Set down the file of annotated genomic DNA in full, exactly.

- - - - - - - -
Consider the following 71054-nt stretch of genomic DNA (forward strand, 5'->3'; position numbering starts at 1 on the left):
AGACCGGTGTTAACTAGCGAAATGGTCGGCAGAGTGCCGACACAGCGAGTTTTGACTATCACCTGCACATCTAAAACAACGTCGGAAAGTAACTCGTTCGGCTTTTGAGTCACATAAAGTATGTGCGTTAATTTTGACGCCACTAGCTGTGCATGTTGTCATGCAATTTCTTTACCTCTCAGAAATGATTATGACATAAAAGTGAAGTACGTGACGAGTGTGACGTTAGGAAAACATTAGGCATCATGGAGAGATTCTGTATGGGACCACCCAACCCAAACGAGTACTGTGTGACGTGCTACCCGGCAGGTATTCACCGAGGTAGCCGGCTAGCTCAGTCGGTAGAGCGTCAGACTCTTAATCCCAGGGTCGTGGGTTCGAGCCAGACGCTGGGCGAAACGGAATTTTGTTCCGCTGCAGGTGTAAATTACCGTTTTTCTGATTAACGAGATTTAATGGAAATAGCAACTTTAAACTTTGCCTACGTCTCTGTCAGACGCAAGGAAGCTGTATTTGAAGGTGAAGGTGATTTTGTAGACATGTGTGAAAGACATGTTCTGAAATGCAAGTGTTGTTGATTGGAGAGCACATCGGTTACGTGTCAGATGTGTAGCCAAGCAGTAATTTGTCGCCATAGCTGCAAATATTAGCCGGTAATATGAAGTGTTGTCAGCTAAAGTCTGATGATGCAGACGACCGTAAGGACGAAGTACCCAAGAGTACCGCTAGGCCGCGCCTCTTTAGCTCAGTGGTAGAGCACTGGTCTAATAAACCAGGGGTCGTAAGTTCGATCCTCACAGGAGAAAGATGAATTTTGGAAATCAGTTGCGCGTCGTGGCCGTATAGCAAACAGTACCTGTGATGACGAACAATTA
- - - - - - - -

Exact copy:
Consider the following 71054-nt stretch of genomic DNA (forward strand, 5'->3'; position numbering starts at 1 on the left):
AGACCGGTGTTAACTAGCGAAATGGTCGGCAGAGTGCCGACACAGCGAGTTTTGACTATCACCTGCACATCTAAAACAACGTCGGAAAGTAACTCGTTCGGCTTTTGAGTCACATAAAGTATGTGCGTTAATTTTGACGCCACTAGCTGTGCATGTTGTCATGCAATTTCTTTACCTCTCAGAAATGATTATGACATAAAAGTGAAGTACGTGACGAGTGTGACGTTAGGAAAACATTAGGCATCATGGAGAGATTCTGTATGGGACCACCCAACCCAAACGAGTACTGTGTGACGTGCTACCCGGCAGGTATTCACCGAGGTAGCCGGCTAGCTCAGTCGGTAGAGCGTCAGACTCTTAATCCCAGGGTCGTGGGTTCGAGCCAGACGCTGGGCGAAACGGAATTTTGTTCCGCTGCAGGTGTAAATTACCGTTTTTCTGATTAACGAGATTTAATGGAAATAGCAACTTTAAACTTTGCCTACGTCTCTGTCAGACGCAAGGAAGCTGTATTTGAAGGTGAAGGTGATTTTGTAGACATGTGTGAAAGACATGTTCTGAAATGCAAGTGTTGTTGATTGGAGAGCACATCGGTTACGTGTCAGATGTGTAGCCAAGCAGTAATTTGTCGCCATAGCTGCAAATATTAGCCGGTAATATGAAGTGTTGTCAGCTAAAGTCTGATGATGCAGACGACCGTAAGGACGAAGTACCCAAGAGTACCGCTAGGCCGCGCCTCTTTAGCTCAGTGGTAGAGCACTGGTCTAATAAACCAGGGGTCGTAAGTTCGATCCTCACAGGAGAAAGATGAATTTTGGAAATCAGTTGCGCGTCGTGGCCGTATAGCAAACAGTACCTGTGATGACGAACAATTA